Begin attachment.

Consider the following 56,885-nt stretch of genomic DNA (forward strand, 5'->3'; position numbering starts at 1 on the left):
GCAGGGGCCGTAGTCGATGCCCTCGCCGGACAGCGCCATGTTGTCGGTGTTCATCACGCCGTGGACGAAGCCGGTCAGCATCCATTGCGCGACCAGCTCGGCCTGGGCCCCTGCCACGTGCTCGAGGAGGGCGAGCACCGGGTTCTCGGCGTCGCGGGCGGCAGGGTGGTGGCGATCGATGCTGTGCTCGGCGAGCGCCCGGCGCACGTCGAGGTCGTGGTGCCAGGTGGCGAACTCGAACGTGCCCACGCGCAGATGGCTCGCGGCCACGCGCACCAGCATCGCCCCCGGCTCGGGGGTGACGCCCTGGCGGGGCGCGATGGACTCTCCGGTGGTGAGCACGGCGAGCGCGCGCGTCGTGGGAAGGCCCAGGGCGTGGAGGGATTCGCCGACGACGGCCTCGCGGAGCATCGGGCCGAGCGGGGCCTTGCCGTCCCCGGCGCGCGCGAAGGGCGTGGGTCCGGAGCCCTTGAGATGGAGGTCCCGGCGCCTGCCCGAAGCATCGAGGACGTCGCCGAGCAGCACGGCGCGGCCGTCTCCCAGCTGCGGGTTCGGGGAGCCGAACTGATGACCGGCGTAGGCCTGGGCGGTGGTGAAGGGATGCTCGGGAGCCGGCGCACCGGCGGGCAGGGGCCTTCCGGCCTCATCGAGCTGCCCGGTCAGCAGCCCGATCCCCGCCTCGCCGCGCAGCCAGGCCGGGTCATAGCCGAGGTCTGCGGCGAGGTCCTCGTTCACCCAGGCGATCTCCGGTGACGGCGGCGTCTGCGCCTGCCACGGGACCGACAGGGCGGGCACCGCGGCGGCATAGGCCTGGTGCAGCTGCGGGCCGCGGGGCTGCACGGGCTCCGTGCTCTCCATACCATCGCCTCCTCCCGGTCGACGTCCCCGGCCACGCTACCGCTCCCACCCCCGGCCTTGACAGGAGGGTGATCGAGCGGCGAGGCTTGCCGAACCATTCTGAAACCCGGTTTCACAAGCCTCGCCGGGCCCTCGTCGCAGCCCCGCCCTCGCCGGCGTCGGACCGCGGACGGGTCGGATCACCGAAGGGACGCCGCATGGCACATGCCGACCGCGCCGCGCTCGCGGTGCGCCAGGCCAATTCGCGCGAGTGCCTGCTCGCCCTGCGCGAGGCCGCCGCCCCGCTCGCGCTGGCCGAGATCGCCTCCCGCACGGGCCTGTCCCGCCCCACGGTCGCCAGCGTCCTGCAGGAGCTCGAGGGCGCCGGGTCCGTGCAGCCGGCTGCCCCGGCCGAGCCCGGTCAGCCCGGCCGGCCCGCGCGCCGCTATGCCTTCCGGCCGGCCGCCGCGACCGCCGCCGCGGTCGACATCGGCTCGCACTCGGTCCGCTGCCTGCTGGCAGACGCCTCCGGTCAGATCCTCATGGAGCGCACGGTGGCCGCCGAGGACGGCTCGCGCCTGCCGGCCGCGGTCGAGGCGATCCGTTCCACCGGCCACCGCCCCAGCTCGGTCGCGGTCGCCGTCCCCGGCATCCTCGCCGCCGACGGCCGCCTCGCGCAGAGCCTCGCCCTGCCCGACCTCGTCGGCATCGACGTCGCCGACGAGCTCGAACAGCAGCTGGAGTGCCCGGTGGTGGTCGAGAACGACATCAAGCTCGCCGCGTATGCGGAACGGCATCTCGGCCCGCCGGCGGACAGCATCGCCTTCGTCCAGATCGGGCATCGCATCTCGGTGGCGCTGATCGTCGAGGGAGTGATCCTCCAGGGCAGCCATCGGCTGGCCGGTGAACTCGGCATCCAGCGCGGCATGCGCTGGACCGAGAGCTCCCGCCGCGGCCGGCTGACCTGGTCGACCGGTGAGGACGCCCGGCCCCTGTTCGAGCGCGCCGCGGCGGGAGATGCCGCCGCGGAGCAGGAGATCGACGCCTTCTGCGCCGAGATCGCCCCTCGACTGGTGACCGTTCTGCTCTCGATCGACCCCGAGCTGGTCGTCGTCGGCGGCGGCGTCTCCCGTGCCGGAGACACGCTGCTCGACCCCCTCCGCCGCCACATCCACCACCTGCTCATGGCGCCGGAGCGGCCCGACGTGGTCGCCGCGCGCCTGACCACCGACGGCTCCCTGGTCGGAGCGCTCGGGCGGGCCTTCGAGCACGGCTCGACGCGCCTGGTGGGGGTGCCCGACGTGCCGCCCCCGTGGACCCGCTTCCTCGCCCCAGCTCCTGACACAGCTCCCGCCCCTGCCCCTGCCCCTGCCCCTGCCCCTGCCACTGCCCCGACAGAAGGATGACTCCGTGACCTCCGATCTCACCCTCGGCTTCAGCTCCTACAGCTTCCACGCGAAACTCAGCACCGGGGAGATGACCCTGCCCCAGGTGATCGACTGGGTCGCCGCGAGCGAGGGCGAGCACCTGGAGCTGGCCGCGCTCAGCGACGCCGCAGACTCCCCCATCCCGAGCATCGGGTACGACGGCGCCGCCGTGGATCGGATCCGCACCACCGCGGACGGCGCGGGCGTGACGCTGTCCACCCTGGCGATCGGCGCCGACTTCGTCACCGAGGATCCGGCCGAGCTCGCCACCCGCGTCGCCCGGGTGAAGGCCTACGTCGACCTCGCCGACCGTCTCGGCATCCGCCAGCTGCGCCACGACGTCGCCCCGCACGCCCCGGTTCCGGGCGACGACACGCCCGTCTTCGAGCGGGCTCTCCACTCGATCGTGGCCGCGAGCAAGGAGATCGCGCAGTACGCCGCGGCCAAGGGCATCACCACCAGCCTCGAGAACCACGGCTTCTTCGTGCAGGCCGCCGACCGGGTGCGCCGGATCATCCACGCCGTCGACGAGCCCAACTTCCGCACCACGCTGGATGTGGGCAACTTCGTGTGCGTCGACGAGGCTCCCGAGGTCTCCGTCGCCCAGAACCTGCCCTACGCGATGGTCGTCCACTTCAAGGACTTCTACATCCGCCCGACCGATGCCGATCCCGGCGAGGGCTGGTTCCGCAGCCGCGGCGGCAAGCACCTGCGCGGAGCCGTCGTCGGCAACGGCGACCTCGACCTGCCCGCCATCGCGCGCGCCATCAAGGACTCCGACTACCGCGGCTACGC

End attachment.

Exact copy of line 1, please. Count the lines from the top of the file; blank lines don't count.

Consider the following 56,885-nt stretch of genomic DNA (forward strand, 5'->3'; position numbering starts at 1 on the left):